Vice President Dick Cheney, who had been laying low for several weeks, emerged Wednesday at San Francisco's Fairmont Hotel with a speech designed to bolster confidence in the stock market and in the administration's war on terror.

The vice president told the nonpartisan Commonwealth Club of San Francisco that the administration believes the economy "is poised for sustained economic growth without inflation."

Using revised figures released last week that showed the U.S. economy began shrinking in the first quarter of 2001, rather than in the third, as previously thought, Cheney argued that the Bush administration inherited an economic downturn and has since taken aggressive action to get the economy back on track.

"The rebate checks, the additional rate reductions on tax day, and the stimulus package," he said, "have all helped to turn three quarters of decline into three quarters of positive economic growth by leaving more money in the hands that earned it -- the American people."

The vice president also laid the foundation, at least rhetorically, for an aggressive campaign against terrorists and regimes that possess weapons of mass destruction -- in other words, Iraq.

"At all times, at every turn, we will press on because the stakes could not be greater," Cheney emphasized. "Deliverable weapons in the hands of terrorists would expose this nation and the civilized world to the worst of horrors, and we will not allow it. We will not live at the mercy of terrorists or terror regimes."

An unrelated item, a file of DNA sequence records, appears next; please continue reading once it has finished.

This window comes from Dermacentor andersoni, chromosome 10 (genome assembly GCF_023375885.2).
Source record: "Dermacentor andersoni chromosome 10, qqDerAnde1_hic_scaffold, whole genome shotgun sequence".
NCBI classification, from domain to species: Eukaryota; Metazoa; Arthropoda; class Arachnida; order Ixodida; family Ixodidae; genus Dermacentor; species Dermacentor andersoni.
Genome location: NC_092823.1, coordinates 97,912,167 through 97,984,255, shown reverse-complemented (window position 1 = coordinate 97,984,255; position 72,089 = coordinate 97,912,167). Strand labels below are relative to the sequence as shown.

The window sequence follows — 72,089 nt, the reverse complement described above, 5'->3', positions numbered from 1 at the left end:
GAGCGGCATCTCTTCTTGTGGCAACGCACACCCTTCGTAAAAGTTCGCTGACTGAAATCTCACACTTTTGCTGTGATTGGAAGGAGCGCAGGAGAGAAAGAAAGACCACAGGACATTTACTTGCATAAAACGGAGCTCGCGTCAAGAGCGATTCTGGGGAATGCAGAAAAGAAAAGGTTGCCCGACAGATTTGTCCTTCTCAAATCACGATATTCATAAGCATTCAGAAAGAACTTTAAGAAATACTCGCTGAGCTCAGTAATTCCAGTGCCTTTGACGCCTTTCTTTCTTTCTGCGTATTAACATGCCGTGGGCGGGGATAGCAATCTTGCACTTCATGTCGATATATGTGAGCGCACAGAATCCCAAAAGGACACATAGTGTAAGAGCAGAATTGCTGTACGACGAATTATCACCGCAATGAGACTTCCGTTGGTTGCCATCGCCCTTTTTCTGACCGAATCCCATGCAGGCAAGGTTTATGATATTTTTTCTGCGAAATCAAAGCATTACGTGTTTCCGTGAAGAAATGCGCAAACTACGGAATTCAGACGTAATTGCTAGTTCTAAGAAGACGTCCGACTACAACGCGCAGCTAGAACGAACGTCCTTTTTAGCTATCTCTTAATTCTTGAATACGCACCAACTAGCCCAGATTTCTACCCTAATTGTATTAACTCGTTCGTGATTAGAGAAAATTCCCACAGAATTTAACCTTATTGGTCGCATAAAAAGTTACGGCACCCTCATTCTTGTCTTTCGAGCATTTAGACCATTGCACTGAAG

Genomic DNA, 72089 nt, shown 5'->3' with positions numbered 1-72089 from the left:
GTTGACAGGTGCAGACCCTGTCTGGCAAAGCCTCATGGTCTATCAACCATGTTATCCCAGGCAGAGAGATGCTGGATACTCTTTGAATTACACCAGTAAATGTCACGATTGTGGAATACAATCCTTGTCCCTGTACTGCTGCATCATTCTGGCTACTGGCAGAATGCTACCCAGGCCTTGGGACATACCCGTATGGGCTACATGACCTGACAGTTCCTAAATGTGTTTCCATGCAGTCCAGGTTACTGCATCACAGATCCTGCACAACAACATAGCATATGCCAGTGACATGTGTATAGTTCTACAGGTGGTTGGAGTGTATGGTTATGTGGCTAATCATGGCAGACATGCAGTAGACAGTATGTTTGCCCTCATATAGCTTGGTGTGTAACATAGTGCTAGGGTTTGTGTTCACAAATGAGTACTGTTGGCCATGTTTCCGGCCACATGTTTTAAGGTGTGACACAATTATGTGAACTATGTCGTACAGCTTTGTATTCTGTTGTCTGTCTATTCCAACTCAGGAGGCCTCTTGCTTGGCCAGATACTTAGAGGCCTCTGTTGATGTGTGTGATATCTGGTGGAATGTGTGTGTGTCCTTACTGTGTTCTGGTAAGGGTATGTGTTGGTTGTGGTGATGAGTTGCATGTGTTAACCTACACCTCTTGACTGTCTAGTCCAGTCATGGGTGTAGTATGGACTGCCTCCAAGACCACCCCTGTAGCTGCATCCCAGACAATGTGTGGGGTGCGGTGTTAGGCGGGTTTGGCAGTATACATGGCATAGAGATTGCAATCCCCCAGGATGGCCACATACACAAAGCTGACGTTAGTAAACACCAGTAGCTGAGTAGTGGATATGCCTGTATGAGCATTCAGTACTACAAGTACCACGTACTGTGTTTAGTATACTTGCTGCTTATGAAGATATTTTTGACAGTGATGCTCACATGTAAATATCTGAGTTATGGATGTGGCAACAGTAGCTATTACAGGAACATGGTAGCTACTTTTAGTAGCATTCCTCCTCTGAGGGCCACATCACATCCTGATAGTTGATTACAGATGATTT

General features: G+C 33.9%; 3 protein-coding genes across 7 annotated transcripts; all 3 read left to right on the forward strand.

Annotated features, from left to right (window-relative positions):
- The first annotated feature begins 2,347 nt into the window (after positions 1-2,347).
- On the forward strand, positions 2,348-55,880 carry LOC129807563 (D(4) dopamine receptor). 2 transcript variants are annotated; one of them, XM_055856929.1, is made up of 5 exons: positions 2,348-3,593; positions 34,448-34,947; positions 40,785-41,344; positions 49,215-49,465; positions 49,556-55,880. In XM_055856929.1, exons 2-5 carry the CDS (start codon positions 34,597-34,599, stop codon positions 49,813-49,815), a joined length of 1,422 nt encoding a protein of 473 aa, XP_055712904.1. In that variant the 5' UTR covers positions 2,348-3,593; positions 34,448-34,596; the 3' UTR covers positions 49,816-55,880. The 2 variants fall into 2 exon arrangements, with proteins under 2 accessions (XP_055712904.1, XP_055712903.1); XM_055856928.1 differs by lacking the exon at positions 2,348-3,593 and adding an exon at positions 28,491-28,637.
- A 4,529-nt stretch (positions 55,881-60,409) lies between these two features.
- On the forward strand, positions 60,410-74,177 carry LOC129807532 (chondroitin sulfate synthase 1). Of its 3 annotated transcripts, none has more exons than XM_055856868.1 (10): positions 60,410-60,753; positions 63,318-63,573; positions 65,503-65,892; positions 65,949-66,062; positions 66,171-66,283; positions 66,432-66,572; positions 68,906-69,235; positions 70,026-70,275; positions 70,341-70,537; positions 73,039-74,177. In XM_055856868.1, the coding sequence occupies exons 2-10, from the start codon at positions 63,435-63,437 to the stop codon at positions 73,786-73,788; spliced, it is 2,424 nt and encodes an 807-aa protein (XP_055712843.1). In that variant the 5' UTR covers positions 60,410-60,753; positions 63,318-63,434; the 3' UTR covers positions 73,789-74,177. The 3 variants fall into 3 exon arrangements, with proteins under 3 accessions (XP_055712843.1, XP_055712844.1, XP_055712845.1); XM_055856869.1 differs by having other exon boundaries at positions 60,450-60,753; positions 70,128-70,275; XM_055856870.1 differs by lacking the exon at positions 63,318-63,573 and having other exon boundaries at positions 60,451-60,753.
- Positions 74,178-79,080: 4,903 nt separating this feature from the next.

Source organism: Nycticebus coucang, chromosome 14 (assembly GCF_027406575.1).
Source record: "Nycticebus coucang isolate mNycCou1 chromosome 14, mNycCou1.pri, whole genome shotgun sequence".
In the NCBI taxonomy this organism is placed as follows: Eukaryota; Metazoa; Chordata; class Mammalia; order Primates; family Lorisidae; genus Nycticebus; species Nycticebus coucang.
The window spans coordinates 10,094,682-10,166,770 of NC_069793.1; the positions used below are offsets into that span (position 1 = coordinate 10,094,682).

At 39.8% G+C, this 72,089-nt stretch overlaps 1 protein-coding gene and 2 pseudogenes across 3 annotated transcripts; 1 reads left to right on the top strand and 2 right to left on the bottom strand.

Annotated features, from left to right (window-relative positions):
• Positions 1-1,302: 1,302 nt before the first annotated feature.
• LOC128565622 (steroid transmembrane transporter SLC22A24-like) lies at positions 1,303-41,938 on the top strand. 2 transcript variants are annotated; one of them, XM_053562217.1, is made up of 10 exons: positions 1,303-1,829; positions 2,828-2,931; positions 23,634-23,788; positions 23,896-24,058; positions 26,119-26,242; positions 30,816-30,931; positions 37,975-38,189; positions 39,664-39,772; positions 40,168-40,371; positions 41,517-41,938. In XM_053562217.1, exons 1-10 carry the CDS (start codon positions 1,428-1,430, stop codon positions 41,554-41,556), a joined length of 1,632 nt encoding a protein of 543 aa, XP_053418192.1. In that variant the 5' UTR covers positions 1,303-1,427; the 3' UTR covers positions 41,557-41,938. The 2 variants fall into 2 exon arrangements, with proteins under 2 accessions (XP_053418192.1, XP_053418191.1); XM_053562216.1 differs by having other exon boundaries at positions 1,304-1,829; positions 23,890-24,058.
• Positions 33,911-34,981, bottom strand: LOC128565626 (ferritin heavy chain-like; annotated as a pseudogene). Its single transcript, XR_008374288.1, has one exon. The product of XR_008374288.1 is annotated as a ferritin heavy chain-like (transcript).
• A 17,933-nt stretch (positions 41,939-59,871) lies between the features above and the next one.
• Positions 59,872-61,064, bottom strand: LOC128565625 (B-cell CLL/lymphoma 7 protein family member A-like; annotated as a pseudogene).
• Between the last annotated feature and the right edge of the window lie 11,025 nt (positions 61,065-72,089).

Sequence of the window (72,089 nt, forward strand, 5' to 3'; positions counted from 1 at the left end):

The vice president's arrival was greeted by protesters who argued that the threat of war with Iraq was part of the president and vice president's strategy to divert attention from their own corporate misdeeds.

The protesters made it into the public-seating area and heckled Cheney as a "corporate crook" before being escorted out. About 100 demonstrators gathered outside, met by an equal number of police and Secret Service agents.

During the question-and-answer period after his speech, Cheney refused to take questions about possible accounting irregularities at Halliburton, the oil-services company he once led. He stated he was not at liberty to comment on the subject of a pending Securities and Exchange Commission investigation.

The vice president then left for California's Central Valley, headed to a fund-raiser for State Sen. Dick Monteith, the Republican contender for the House seat now held by Rep. Gary Condit, who lost the Democratic primary for his own district.

Fox News' Major Garrett contributed to this report.